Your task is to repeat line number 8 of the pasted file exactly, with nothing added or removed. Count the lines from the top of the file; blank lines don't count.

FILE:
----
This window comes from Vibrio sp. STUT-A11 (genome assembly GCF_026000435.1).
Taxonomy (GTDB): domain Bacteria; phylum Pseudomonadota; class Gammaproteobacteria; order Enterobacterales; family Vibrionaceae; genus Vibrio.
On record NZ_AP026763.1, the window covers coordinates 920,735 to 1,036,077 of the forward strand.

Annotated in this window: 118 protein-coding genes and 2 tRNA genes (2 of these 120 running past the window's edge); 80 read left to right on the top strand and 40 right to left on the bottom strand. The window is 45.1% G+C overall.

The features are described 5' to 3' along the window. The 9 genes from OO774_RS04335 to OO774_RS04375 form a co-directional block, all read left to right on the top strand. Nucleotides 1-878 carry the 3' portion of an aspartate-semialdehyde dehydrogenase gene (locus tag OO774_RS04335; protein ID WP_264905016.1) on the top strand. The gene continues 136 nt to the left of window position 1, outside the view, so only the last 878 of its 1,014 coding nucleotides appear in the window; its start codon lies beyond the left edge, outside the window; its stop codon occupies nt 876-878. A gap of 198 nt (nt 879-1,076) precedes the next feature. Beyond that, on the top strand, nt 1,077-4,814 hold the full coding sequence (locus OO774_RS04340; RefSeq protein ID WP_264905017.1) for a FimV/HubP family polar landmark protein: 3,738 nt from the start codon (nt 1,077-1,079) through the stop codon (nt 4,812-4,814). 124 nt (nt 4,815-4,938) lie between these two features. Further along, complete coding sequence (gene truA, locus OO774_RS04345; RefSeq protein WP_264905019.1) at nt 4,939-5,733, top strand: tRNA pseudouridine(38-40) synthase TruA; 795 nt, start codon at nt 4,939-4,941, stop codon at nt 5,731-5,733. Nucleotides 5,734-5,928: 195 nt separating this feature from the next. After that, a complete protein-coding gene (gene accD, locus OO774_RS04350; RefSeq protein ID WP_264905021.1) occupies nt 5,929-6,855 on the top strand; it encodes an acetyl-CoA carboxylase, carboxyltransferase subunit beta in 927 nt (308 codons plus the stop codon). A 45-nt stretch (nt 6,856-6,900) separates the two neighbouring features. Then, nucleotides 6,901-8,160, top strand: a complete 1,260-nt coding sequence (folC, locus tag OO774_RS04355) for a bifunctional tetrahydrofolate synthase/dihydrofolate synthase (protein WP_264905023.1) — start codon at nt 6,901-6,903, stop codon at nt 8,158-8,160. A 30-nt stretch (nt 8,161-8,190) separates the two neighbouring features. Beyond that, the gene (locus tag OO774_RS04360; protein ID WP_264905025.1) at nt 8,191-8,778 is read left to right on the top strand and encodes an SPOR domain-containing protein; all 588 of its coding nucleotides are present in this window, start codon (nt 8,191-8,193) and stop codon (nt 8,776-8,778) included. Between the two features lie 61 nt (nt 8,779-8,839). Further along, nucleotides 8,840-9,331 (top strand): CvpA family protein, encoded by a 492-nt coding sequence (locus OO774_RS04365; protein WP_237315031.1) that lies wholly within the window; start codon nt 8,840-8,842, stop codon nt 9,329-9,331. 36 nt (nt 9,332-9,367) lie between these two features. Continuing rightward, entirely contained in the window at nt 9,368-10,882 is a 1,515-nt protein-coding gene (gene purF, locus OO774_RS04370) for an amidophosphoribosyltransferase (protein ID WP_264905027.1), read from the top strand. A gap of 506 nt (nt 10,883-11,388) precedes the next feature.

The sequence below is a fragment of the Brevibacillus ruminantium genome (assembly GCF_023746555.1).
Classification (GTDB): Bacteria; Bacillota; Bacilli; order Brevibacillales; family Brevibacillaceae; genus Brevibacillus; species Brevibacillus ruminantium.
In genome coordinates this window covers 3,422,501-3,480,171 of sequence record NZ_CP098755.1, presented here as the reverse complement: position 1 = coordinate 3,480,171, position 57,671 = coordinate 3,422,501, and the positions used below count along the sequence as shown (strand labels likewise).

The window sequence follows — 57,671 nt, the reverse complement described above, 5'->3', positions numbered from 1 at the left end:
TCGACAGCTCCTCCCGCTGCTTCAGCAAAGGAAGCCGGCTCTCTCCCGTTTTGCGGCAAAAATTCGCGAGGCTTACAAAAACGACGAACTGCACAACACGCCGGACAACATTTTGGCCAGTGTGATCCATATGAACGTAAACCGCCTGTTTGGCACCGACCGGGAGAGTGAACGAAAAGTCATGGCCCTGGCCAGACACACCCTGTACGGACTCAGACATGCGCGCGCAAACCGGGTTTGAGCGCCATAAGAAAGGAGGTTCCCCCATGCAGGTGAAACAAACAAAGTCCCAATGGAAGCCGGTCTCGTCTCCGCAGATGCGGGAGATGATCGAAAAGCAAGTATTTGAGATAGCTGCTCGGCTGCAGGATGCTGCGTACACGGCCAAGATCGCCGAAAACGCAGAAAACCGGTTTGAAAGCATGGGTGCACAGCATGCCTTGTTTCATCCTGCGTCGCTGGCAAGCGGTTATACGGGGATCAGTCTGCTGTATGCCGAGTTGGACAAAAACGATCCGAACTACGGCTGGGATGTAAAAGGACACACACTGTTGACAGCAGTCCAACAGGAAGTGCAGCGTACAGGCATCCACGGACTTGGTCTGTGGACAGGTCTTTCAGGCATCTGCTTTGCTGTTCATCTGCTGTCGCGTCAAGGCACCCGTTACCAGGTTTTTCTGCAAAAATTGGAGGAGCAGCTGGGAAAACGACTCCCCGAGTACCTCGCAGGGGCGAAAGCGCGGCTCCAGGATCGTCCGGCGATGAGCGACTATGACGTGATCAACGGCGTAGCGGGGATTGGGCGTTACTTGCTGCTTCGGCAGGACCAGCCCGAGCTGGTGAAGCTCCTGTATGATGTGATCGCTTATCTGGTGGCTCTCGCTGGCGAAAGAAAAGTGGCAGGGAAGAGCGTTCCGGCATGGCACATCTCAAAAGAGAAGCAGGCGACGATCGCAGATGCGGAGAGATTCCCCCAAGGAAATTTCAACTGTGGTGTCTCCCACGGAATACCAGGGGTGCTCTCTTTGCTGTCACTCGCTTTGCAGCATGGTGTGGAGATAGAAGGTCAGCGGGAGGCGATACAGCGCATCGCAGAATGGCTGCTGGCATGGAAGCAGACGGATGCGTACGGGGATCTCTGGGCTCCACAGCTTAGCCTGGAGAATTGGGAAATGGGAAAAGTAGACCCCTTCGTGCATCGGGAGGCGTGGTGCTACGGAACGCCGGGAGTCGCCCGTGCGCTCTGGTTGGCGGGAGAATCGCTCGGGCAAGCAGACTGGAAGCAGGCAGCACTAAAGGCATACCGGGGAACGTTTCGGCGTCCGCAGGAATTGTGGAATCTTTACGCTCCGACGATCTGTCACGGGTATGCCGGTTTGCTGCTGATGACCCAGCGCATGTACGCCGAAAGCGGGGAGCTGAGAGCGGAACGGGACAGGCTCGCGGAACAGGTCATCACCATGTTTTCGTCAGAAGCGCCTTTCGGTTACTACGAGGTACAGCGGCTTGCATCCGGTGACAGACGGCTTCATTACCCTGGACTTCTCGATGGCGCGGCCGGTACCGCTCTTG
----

In genome coordinates this window covers 3,422,501-3,480,171 of sequence record NZ_CP098755.1, presented here as the reverse complement: position 1 = coordinate 3,480,171, position 57,671 = coordinate 3,422,501, and the positions used below count along the sequence as shown (strand labels likewise).